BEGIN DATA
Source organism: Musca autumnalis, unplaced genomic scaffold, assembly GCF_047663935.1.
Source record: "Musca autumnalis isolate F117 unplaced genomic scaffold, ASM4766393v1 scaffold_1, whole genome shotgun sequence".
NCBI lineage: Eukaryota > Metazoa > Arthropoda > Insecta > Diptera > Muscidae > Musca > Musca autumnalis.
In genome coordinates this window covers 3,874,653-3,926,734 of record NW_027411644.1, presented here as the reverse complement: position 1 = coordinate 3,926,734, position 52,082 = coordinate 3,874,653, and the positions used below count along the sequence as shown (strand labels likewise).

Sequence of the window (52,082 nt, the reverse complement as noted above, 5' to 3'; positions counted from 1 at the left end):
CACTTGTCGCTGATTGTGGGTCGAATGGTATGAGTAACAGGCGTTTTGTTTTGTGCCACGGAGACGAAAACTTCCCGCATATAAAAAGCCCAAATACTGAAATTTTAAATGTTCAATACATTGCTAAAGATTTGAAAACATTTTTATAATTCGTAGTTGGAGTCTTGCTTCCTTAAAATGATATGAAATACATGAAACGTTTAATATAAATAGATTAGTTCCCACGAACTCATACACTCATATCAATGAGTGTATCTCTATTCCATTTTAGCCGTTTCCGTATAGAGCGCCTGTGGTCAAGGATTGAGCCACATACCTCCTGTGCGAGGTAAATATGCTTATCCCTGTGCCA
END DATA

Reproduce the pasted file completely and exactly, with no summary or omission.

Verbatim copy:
Source organism: Musca autumnalis, unplaced genomic scaffold, assembly GCF_047663935.1.
Source record: "Musca autumnalis isolate F117 unplaced genomic scaffold, ASM4766393v1 scaffold_1, whole genome shotgun sequence".
NCBI lineage: Eukaryota > Metazoa > Arthropoda > Insecta > Diptera > Muscidae > Musca > Musca autumnalis.
In genome coordinates this window covers 3,874,653-3,926,734 of record NW_027411644.1, presented here as the reverse complement: position 1 = coordinate 3,926,734, position 52,082 = coordinate 3,874,653, and the positions used below count along the sequence as shown (strand labels likewise).

Sequence of the window (52,082 nt, the reverse complement as noted above, 5' to 3'; positions counted from 1 at the left end):
CACTTGTCGCTGATTGTGGGTCGAATGGTATGAGTAACAGGCGTTTTGTTTTGTGCCACGGAGACGAAAACTTCCCGCATATAAAAAGCCCAAATACTGAAATTTTAAATGTTCAATACATTGCTAAAGATTTGAAAACATTTTTATAATTCGTAGTTGGAGTCTTGCTTCCTTAAAATGATATGAAATACATGAAACGTTTAATATAAATAGATTAGTTCCCACGAACTCATACACTCATATCAATGAGTGTATCTCTATTCCATTTTAGCCGTTTCCGTATAGAGCGCCTGTGGTCAAGGATTGAGCCACATACCTCCTGTGCGAGGTAAATATGCTTATCCCTGTGCCA